An insight into Lake Windermere
Posted on September 27, 2018 by Paula
Stretching for ten and a half miles, Windermere in the Lake District is England's largest natural lake. One of the country’s most impressive spots of natural beauty, it is the perfect place for a last minute break in the UK thanks to the host of activities and things to do. Although the area has now been commercialised to keep up with the demand from tourists, it is still a part of the Lake District which is known for its unspoilt landscapes, making it the perfect backdrop for your next getaway.
Silke from Happiness and Things loves the region of Lake Windermere: “If you haven’t been to England before, you will find your picture-perfect English countryside right in the Lake District. Exploring the region, you cannot help but think that Hogwarts might be just around the corner. It is also the world of Beatrix Potter, so overall an important piece of English culture and history”.
The land at Lake Windermere suggests evidence of humans as far back as the Neolithic times, particularly at Langdale Lake where there have been suggestions that a stone axe factory once stood there, something that would have been pivotal to the survival of people during that period. However, there are also Bronze Age burial sites both at the Tongue at Troutbeck and on Cunswick and Scout Scars.
The lake has been a holiday hotspot since 1847, with the introduction of the railway in the area creating a new settlement. Whereas before this the area was primarily an area known for farming, with a market located close by, it suddenly became an area of commercialisation. Upon the launch of the train line, which allowed people to visit on day trips to the area, Windermere’s economy became purely based upon tourism. Soon after, leisure attractions began to open, with hotels and lodgings on offer for people who planned to extend their stay past one day.
Lake Windermere is appreciated by many for its gorgeous, sweeping views and tranquil waters. However, perhaps of its most notable admirers was William Wordsworth, who heralded the region in his romantic poetry. After attending university in Cambridge, Wordsworth moved to Dorset for several years before settling in the Lake District, a place that was frequently mentioned in his subsequent work.
Lake Windermere is known as a ribbon mere due to the way that it sits in a glacial trough. It is believed that it was created during the retreat of the British and Irish Ice Sheet, which happened over 17,000 years ago. Due to its size and the way in which it was created, the two ends of the lake contain very different characteristics. The north basin was made from hard, volcanic rock, with the south formed from a softer material.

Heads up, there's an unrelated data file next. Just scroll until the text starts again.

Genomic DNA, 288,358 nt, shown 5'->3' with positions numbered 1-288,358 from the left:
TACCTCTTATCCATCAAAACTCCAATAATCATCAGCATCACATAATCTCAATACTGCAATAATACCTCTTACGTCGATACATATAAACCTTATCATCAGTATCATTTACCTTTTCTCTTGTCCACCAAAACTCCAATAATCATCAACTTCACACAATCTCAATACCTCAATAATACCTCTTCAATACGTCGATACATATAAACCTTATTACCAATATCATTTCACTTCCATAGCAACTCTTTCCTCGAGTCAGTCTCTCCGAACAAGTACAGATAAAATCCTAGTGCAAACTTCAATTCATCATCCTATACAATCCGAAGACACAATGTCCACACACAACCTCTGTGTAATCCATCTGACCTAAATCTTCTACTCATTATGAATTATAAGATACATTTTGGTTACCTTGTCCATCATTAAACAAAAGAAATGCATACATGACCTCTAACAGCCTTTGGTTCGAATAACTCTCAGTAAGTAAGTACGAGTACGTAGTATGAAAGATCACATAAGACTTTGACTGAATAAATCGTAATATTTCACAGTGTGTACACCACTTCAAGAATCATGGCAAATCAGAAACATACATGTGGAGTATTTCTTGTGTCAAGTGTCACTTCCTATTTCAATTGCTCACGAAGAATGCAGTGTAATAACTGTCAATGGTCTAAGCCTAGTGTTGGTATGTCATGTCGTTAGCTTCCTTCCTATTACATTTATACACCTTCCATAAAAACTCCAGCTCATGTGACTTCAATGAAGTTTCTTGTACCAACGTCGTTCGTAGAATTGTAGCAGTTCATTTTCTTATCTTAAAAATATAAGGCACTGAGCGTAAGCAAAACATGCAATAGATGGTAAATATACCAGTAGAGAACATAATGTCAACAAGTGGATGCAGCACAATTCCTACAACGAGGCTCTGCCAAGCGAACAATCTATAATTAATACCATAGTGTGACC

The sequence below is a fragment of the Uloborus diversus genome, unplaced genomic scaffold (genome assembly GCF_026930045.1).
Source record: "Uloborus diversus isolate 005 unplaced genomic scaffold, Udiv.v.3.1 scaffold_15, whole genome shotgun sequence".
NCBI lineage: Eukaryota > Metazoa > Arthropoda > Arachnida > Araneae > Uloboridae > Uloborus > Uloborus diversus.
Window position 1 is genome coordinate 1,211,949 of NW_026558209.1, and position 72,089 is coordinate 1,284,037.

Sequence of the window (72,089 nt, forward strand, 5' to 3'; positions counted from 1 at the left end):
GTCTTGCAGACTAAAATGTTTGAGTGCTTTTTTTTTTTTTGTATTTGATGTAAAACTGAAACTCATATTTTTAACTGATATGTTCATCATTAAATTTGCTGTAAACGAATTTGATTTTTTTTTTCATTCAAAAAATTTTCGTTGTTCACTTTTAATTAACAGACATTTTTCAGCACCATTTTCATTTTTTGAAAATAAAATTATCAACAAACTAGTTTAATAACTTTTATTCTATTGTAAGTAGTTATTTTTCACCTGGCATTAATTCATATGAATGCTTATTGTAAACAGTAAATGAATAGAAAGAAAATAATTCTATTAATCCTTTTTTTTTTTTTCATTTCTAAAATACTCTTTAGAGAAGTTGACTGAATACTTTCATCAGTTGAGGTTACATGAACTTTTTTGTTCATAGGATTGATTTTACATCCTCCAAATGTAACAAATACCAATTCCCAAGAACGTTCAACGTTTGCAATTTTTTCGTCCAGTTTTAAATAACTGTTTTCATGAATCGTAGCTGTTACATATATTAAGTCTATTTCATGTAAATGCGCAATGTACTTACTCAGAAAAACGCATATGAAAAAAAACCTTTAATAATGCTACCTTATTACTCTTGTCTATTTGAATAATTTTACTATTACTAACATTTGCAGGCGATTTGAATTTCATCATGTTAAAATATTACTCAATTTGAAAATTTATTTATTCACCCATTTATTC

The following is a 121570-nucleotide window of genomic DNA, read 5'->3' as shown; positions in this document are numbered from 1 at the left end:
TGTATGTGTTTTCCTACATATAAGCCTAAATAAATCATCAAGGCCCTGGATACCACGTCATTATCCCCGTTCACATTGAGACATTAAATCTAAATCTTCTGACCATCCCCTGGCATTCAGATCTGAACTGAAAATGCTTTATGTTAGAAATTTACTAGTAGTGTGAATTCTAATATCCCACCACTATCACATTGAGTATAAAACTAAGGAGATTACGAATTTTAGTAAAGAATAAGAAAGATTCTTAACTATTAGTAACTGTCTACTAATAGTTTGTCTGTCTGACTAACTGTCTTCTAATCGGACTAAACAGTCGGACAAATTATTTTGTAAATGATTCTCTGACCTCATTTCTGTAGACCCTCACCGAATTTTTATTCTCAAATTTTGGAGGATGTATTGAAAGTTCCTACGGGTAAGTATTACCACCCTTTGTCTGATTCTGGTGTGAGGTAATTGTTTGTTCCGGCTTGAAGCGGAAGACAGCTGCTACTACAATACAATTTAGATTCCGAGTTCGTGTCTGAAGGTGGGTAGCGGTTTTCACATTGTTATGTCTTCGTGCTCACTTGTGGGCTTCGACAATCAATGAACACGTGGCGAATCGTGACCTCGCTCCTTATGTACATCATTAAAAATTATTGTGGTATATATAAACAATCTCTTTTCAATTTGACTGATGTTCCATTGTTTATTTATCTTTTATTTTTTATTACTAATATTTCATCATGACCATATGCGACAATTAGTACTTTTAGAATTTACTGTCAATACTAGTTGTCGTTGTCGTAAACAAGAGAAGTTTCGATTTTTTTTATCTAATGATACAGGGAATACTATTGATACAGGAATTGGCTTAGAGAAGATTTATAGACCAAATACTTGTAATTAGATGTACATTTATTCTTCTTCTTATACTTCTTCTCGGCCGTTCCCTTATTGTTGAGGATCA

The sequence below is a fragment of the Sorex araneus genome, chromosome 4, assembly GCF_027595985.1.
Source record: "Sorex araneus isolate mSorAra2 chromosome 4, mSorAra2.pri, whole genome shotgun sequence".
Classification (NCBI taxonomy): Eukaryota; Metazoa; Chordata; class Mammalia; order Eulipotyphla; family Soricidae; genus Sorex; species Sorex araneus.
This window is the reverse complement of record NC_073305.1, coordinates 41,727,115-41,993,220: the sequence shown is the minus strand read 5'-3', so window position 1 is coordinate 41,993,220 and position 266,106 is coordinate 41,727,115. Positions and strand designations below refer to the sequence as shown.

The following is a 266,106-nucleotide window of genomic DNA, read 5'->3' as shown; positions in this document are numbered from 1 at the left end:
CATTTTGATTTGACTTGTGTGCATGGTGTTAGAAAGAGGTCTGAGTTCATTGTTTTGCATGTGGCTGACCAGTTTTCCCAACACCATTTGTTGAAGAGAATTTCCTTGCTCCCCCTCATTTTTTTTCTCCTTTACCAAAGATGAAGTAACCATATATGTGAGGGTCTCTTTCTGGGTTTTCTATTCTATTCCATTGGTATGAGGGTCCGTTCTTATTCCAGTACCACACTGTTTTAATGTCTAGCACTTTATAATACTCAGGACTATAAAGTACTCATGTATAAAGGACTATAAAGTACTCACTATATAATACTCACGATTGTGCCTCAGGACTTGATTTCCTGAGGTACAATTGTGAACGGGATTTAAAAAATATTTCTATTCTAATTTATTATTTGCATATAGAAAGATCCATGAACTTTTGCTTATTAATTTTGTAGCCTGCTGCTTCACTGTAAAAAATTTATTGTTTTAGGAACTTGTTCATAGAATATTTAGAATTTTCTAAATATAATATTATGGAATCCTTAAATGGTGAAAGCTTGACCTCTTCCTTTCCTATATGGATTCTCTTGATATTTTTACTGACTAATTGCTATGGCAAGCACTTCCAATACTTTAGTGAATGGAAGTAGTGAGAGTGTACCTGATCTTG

The beauty of Windermere comes from the contrasting rolling hills with the flat shimmer of the water. The landscape has been formed from a variety of different rocks, from the Skiddaw Group of black muds and sands to the Borrowdale group, a collection of rocks created from hard lava and ashes dating back 450 million years.
“The Lake District is a charming part of England that is perfect for a romantic getaway. The best way to experience the region is probably by driving around to explore the little villages. Maybe even get lost a little bit in the woods and see where fate might take you. Most of all though, it is the perfect place to just slow down and enjoy the moment”, says Silke.
Fortunately, Windermere is the perfect location to visit for a holiday as there is so much for you to see and do. Nestling beside the river after a stroll amongst the luscious trees is a wonderful way to relax, whereas others may be more enticed by the variety of water sports that take place in the area. Although people typically enjoy a walk or two whilst in Windermere, there are also attractions for you to visit that make great afternoon activities. From wandering around the Beatrix Potter Gallery to visiting the fish at the Lakes Aquarium, you can also find things to do in all-weather conditions.
Silke really loves the village of Ambleside. “It’s all narrow lanes and century-old stone houses. There is a little river that flows through town, River Rothay, and it is here that you will find Ambleside’s most curious attraction. The Bridge House sits right on top of the river. Two rooms only and an outside set of stairs, tiny really, and so cute.”
Scattered around Lake Windermere, you can find quaint villages and picturesque towns waiting to be explored. The town of Bowness-on-Windermere has a selection of cafés and restaurants for you to stop at for a bite to eat, and the World of Beatrix Potter allows yourself to step inside her brilliant stories and see her well-loved characters brought to life.
Not only is Lake Windermere a fantastic place to visit if you’re a keen walker, there are a number of different attractions for you to visit. Many of these places make the most of the beautiful landscape, offering adrenaline junkies the chance to try their hand at water sports. However, there is also a range of country homes and castles waiting for you to discover.